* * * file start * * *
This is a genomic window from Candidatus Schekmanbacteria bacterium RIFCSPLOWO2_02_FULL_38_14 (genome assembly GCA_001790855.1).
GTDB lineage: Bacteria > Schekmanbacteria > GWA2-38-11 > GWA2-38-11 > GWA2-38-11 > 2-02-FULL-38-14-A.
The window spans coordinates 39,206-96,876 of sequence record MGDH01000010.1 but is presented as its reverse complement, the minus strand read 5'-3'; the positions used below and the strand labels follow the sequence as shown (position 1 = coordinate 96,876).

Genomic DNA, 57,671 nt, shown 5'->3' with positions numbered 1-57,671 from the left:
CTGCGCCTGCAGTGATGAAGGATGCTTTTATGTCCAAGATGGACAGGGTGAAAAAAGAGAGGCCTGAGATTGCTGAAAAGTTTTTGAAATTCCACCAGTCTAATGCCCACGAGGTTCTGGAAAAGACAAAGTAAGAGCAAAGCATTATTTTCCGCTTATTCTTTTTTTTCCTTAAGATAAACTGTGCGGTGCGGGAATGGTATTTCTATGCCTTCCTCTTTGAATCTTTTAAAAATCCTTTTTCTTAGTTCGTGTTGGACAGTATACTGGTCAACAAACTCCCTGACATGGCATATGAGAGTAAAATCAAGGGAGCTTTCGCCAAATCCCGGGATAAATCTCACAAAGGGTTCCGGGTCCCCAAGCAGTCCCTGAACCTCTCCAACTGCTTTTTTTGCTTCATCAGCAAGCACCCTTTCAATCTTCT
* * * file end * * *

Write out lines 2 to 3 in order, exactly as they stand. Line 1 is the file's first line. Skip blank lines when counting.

GTDB lineage: Bacteria > Schekmanbacteria > GWA2-38-11 > GWA2-38-11 > GWA2-38-11 > 2-02-FULL-38-14-A.
The window spans coordinates 39,206-96,876 of sequence record MGDH01000010.1 but is presented as its reverse complement, the minus strand read 5'-3'; the positions used below and the strand labels follow the sequence as shown (position 1 = coordinate 96,876).